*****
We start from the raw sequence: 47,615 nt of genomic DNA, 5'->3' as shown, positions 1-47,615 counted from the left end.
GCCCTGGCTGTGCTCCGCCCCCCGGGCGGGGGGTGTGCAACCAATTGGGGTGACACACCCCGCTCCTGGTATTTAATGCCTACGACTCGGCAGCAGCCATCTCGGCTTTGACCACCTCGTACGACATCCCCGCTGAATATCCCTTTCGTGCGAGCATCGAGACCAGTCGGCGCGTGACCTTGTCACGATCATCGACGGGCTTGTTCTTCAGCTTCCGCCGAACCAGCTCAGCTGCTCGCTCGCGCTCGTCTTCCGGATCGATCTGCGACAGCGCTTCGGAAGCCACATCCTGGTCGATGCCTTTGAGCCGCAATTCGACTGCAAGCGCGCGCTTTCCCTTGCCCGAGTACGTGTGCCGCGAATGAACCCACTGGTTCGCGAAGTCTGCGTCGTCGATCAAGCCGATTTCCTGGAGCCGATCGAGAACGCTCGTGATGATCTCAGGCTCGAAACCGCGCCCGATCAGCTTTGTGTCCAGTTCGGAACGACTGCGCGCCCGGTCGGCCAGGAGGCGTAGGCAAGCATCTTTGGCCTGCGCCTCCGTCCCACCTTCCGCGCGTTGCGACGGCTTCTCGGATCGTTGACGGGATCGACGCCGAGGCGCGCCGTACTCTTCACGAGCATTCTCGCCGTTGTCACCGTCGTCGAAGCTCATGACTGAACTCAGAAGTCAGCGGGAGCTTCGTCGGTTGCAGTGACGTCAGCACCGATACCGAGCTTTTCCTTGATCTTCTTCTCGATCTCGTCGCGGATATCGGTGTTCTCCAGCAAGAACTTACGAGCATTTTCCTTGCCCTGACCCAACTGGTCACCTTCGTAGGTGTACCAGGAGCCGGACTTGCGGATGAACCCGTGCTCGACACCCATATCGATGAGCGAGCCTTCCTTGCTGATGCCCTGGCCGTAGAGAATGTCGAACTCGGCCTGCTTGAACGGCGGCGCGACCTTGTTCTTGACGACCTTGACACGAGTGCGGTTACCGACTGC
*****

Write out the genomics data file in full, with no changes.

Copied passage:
We start from the raw sequence: 47,615 nt of genomic DNA, 5'->3' as shown, positions 1-47,615 counted from the left end.
GCCCTGGCTGTGCTCCGCCCCCCGGGCGGGGGGTGTGCAACCAATTGGGGTGACACACCCCGCTCCTGGTATTTAATGCCTACGACTCGGCAGCAGCCATCTCGGCTTTGACCACCTCGTACGACATCCCCGCTGAATATCCCTTTCGTGCGAGCATCGAGACCAGTCGGCGCGTGACCTTGTCACGATCATCGACGGGCTTGTTCTTCAGCTTCCGCCGAACCAGCTCAGCTGCTCGCTCGCGCTCGTCTTCCGGATCGATCTGCGACAGCGCTTCGGAAGCCACATCCTGGTCGATGCCTTTGAGCCGCAATTCGACTGCAAGCGCGCGCTTTCCCTTGCCCGAGTACGTGTGCCGCGAATGAACCCACTGGTTCGCGAAGTCTGCGTCGTCGATCAAGCCGATTTCCTGGAGCCGATCGAGAACGCTCGTGATGATCTCAGGCTCGAAACCGCGCCCGATCAGCTTTGTGTCCAGTTCGGAACGACTGCGCGCCCGGTCGGCCAGGAGGCGTAGGCAAGCATCTTTGGCCTGCGCCTCCGTCCCACCTTCCGCGCGTTGCGACGGCTTCTCGGATCGTTGACGGGATCGACGCCGAGGCGCGCCGTACTCTTCACGAGCATTCTCGCCGTTGTCACCGTCGTCGAAGCTCATGACTGAACTCAGAAGTCAGCGGGAGCTTCGTCGGTTGCAGTGACGTCAGCACCGATACCGAGCTTTTCCTTGATCTTCTTCTCGATCTCGTCGCGGATATCGGTGTTCTCCAGCAAGAACTTACGAGCATTTTCCTTGCCCTGACCCAACTGGTCACCTTCGTAGGTGTACCAGGAGCCGGACTTGCGGATGAACCCGTGCTCGACACCCATATCGATGAGCGAGCCTTCCTTGCTGATGCCCTGGCCGTAGAGAATGTCGAACTCGGCCTGCTTGAACGGCGGCGCGACCTTGTTCTTGACGACCTTGACACGAGTGCGGTTACCGACTGC